Saturday, April 02, 2011

2-Apr-11: Quotes of the week: Judge Goldstone - too little and much too late

On Friday, Judge Richard Goldstone, principal author of a UN report bearing his name, published an extraordinary confessional in the pages of the Washington Post. It starts with these words:
"We know a lot more today about what happened in the Gaza war of 2008-09 than we did when I chaired the fact-finding mission appointed by the U.N. Human Rights Council..."
The editor of the Jerusalem Post, David Horovitz, writing with his customary eloquence, pays close attention to Goldstone's words and places them into a thoroughly deserved moral context:
"Yom Kippur has evidently come early this year for Richard Goldstone.
He couldn’t quite bring himself, in his Friday article “Reconsidering the Goldstone Report on Israel and War Crimes,” to write, “I have sinned, forgive me.”  But the astounding piece in the Washington Post by the Jewish justice, who presided over the Goldstone Report that accused Israel of war crimes and possible crimes against humanity in Gaza during Operation Cast Lead, represents nothing less than an apology to Israel.
“If I had known then what I know now,” he writes in the first extraordinary paragraph of his mea culpa, “the Goldstone Report would have been a different document.”
How dramatic the about-face.
And how terrible that it was necessitated.  How tragic, that is, that Goldstone so misplaced his moral compass in the first place as to have produced a report that has caused such irreversible damage to Israel’s good name. Tragic least of all for the utterly discredited Goldstone himself, and most of all for our unfairly besmirched armed forces and the country they were putting their lives on the line to honorably defend against a ruthless, murderous, terrorist government in Gaza...
An apology just isn’t good enough. The very least he owes Israel is to work unstintingly from now on to try to undo the damage he has caused.
Yom Kipper came early this year for Richard Goldstone.
His show of penitence has come far too late."
We believe Goldstone's report did more harm to the global struggle against terrorism than any other single action anywhere and any time. We hope the Horovitz article gets read in full and distributed as widely as possible.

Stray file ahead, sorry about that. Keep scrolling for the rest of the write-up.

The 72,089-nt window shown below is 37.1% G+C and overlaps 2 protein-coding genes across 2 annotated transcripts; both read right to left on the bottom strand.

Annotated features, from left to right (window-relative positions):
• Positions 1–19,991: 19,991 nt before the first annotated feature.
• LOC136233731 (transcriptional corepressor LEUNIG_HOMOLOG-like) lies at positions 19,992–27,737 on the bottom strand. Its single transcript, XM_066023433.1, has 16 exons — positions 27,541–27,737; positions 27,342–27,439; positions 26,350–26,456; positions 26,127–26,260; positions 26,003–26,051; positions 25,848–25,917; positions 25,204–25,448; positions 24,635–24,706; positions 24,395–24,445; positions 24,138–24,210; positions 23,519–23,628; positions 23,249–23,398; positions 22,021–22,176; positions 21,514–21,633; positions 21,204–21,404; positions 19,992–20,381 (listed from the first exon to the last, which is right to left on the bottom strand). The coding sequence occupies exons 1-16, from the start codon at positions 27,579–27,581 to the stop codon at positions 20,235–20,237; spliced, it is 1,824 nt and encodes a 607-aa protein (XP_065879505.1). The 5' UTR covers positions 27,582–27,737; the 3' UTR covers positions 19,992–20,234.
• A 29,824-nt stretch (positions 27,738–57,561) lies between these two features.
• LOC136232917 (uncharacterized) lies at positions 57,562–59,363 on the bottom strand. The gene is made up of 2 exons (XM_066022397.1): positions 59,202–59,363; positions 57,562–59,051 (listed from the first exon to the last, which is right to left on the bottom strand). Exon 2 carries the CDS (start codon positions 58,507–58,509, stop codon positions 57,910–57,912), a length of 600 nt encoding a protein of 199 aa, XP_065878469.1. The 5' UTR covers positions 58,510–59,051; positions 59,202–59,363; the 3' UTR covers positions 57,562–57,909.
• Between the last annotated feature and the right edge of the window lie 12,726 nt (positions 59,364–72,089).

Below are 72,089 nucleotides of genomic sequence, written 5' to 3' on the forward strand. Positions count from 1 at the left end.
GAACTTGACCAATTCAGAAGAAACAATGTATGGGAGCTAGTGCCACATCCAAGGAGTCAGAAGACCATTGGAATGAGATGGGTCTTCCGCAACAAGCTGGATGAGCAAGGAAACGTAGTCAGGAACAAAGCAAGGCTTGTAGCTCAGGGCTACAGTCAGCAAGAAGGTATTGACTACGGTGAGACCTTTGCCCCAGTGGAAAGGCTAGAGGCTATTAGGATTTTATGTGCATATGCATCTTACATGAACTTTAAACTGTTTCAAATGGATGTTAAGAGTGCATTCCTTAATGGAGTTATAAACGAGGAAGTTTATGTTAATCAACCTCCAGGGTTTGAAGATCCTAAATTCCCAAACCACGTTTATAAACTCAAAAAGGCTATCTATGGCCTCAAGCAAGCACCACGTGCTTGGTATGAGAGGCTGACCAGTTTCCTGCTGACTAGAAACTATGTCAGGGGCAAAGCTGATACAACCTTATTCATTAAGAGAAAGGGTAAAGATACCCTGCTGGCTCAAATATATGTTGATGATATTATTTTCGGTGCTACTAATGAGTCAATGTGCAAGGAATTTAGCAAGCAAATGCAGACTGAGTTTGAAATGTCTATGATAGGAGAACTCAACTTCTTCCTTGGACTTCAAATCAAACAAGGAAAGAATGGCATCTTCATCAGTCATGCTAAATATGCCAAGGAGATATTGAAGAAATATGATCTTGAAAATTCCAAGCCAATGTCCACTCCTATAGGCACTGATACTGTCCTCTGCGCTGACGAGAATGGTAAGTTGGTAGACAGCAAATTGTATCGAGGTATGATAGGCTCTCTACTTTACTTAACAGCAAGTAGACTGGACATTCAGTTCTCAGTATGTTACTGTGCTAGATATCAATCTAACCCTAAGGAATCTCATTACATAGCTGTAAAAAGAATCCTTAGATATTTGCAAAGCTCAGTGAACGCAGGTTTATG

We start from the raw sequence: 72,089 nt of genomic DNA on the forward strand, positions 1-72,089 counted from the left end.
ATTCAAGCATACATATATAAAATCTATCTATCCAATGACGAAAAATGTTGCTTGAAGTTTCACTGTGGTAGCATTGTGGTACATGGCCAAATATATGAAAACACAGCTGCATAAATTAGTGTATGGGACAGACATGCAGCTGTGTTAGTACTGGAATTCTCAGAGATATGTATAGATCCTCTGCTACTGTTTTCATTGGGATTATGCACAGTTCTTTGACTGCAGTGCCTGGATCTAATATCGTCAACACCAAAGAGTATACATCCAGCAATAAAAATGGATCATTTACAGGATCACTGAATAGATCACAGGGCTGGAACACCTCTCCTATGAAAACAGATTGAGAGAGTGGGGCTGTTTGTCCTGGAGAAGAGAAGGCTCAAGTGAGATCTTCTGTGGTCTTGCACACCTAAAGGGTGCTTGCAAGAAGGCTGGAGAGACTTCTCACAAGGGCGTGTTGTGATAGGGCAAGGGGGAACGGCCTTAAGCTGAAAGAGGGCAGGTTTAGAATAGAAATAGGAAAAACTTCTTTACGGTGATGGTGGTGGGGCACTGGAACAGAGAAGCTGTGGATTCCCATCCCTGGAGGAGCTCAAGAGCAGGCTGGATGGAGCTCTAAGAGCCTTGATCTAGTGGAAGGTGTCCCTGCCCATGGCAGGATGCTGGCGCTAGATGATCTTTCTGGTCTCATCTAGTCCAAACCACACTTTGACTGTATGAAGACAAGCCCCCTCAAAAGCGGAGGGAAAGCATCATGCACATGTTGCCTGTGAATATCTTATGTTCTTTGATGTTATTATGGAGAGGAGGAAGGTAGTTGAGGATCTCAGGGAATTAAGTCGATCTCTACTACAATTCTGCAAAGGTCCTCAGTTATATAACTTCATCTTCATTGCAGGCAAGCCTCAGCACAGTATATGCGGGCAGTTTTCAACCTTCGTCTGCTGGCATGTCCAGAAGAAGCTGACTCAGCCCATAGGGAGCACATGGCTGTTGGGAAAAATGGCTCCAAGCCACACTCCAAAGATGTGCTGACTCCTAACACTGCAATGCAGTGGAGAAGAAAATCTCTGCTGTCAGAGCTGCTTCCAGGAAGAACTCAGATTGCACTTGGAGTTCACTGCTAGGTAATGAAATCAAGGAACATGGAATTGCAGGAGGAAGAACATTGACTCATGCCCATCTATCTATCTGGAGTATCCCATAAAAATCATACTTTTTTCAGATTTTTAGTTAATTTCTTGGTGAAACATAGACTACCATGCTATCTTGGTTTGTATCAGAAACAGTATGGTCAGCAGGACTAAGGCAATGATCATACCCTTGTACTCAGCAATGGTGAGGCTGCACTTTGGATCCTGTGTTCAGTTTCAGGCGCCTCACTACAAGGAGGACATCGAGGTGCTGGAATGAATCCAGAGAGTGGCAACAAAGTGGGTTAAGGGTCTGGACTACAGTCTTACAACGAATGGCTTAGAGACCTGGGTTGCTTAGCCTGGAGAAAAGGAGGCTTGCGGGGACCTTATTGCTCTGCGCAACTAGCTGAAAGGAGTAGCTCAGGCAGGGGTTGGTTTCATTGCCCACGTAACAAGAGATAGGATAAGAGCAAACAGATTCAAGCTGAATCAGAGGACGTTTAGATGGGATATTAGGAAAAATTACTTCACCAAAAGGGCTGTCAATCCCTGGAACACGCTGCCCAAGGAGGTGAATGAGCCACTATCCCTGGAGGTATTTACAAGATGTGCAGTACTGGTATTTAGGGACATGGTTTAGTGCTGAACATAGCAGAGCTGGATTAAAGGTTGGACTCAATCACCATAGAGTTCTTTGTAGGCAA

UPDATE Sunday morning: The acerbic British columnist Melanie Phillips has weighed in with a plain-speaking, no-holds-barred dissection of Goldstone's mea culpa:
What self-serving rubbish. There was ample evidence at the time from numerous sources that Hamas was telling lies about the number of civilians who were killed by Israeli fire. There was ample evidence that Hamas was deliberately putting civilians in harm’s way. There was ample evidence that Hamas does not operate under the rule of law or uphold human rights. There was ample evidence that Israeli rules of engagement required the IDF to avoid hitting civilians wherever possible. There was ample evidence that Israel always investigates allegations of misconduct made against its soldiers and holds them to acount under the rule of law. Yet Goldstone, having accepted the poisoned chalice from the UN Human Rights Council to subject Israel to a show trial whose verdict preceded the evidence (despite his protestations that he modified this odious remit), chose to believe the propaganda put out by Hamas... Like all previous blood libels against the Jews, the poison this one has injected into the global bloodstream has no antidote. The damage is done – and no amount of self-serving recantations by Richard Goldstone will undo the terrible harm he has done.
Her article is here.


Atlanta Roofing said...

In terms of future lessons the most obvious should be that if Israel wants to be treated fairly by the UN they should cooperate with such investigations instead of stonewalling. If Goldstone is correct, it was precisely Israel's intransigence that led to the report being one sided. You can't blame a court for a suspect who refuses to defend themselves.

The View from Ramot said...

We don't agree with you.

Starting with the explicitly political views of the 'judges', and the prejudicial reference under which they worked (that made it clear Israel was guilty before the work got started), this fact-finding panel's process was far from a judicial proceeding, despite the involvement of one judge.

David Horovitz, whom we quoted here, says very well why Israeli co-operation with this travesty would have made a bad situation worse:

"To have formally subjected itself to examination by his committee and the institutionally biased UN Human Rights Council that had formed it – a bias which Goldstone now acknowledges in his article – would merely have given his work greater purported credibility. Notwithstanding that absent formal cooperation, however, the truth about what happened in Gaza in December 2008 and January 2009 – the truth that Goldstone now disingenuously claims to have discovered only after he filed his malicious indictment of the IDF and of Israel – was readily available to him at the time. Israel did informally make the necessary information available to his committee in the shape of detailed reports on what had unfolded. And open sources, honestly evaluated, left no doubt that Hamas was the provocateur, that Hamas was deliberately placing Palestinians in harm’s way, that Hamas was lying about the proportion of combatants among the Gaza dead."